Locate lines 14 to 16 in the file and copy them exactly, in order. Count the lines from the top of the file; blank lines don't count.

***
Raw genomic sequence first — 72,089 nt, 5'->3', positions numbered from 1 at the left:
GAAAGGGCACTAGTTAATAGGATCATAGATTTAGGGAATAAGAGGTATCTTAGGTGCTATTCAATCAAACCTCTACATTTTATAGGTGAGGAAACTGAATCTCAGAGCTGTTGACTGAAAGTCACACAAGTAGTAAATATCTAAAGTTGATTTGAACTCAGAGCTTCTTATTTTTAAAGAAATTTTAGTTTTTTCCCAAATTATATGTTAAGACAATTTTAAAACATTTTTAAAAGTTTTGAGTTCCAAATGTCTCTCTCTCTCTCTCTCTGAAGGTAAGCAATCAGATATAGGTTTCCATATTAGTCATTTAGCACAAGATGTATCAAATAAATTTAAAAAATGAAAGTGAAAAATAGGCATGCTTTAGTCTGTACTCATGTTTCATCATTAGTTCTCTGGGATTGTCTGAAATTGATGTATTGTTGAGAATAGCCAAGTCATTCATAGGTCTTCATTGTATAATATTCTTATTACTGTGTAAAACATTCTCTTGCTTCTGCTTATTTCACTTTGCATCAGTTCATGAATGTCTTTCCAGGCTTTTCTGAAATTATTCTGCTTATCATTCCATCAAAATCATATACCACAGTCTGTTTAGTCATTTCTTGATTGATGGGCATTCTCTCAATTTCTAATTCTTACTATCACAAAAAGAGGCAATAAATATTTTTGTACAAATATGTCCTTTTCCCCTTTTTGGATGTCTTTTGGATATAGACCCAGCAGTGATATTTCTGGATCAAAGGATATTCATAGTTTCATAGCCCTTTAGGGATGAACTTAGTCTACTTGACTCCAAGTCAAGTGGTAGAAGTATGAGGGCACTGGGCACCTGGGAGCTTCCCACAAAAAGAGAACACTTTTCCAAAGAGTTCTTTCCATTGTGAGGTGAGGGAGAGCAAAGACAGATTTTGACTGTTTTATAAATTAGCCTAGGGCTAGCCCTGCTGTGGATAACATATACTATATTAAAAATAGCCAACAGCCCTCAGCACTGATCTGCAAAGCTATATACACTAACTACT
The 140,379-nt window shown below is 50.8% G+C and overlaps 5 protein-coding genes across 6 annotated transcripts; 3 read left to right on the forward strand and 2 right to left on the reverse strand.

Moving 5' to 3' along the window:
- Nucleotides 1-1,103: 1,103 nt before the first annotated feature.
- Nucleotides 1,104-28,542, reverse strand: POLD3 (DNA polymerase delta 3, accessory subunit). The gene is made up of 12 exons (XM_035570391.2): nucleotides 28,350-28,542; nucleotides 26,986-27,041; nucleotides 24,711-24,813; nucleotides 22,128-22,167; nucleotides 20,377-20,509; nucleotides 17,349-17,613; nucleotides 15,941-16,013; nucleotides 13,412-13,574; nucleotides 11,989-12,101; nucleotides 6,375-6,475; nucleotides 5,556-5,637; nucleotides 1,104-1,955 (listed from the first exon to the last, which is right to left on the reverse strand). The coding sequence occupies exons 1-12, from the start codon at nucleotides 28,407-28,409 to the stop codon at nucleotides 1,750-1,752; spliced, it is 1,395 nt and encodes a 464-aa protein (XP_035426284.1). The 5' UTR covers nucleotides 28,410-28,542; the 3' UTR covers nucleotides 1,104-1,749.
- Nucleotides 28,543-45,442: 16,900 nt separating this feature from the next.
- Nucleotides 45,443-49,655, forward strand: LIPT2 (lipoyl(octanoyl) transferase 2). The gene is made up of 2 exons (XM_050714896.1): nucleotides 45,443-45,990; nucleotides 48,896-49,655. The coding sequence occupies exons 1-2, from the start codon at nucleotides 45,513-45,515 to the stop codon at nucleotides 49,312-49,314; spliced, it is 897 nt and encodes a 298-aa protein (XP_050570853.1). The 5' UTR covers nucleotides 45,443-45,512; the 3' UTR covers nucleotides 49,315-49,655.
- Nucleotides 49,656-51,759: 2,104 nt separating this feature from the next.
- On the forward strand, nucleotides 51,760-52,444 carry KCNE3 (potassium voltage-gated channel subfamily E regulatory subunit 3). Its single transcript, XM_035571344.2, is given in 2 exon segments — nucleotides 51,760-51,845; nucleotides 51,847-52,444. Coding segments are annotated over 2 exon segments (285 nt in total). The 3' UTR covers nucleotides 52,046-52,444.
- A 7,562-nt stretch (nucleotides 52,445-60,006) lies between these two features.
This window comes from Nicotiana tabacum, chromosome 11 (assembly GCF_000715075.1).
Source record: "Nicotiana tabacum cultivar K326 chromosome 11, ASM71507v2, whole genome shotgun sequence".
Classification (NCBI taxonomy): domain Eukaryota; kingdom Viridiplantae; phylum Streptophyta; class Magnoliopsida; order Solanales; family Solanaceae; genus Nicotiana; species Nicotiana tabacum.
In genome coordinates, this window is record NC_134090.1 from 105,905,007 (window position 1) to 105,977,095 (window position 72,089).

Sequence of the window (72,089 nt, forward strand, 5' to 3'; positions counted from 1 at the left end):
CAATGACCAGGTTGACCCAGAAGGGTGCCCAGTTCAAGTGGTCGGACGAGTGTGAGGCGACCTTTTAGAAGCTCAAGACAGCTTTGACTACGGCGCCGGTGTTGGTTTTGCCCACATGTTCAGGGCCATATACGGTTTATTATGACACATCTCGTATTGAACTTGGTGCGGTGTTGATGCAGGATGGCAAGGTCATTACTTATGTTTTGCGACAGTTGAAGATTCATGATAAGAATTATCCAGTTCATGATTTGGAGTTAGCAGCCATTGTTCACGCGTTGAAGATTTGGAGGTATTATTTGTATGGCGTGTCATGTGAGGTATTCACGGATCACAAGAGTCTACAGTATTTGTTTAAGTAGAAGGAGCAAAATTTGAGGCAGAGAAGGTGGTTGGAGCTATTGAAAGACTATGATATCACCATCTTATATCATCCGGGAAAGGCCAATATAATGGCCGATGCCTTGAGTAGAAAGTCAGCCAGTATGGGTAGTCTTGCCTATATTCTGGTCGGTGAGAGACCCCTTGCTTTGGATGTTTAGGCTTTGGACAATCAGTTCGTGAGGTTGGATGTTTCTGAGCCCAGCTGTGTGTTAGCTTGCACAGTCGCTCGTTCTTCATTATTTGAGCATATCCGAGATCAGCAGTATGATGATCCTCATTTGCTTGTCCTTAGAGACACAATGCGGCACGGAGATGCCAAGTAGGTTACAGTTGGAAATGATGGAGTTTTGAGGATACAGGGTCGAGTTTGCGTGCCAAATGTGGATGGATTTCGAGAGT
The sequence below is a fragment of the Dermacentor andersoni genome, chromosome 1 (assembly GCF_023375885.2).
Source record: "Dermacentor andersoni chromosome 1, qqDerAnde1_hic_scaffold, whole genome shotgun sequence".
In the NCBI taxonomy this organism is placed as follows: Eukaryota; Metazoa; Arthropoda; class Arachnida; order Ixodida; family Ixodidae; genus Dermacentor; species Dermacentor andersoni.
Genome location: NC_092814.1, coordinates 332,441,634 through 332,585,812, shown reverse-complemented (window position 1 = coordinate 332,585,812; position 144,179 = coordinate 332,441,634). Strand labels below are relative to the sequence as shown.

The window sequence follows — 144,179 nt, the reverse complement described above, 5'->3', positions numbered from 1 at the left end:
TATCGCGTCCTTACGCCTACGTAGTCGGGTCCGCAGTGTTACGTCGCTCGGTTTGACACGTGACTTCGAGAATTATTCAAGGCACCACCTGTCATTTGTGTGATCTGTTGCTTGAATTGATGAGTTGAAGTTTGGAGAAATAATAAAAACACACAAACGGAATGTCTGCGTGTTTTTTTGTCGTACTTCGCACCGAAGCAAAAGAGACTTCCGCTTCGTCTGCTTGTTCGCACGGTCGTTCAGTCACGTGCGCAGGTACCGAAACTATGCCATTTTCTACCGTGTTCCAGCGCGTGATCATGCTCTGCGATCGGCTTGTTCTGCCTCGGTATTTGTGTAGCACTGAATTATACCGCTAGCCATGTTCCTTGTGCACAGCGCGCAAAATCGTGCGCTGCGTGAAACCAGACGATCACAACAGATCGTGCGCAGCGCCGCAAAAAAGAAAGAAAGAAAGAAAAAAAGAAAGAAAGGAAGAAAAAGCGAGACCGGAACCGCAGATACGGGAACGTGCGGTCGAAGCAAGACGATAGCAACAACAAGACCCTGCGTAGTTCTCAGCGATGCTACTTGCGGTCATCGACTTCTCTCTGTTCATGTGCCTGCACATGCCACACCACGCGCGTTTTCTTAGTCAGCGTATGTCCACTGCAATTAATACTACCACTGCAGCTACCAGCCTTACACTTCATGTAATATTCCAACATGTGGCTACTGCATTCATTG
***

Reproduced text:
Classification (NCBI taxonomy): domain Eukaryota; kingdom Viridiplantae; phylum Streptophyta; class Magnoliopsida; order Solanales; family Solanaceae; genus Nicotiana; species Nicotiana tabacum.
In genome coordinates, this window is record NC_134090.1 from 105,905,007 (window position 1) to 105,977,095 (window position 72,089).

Sequence of the window (72,089 nt, forward strand, 5' to 3'; positions counted from 1 at the left end):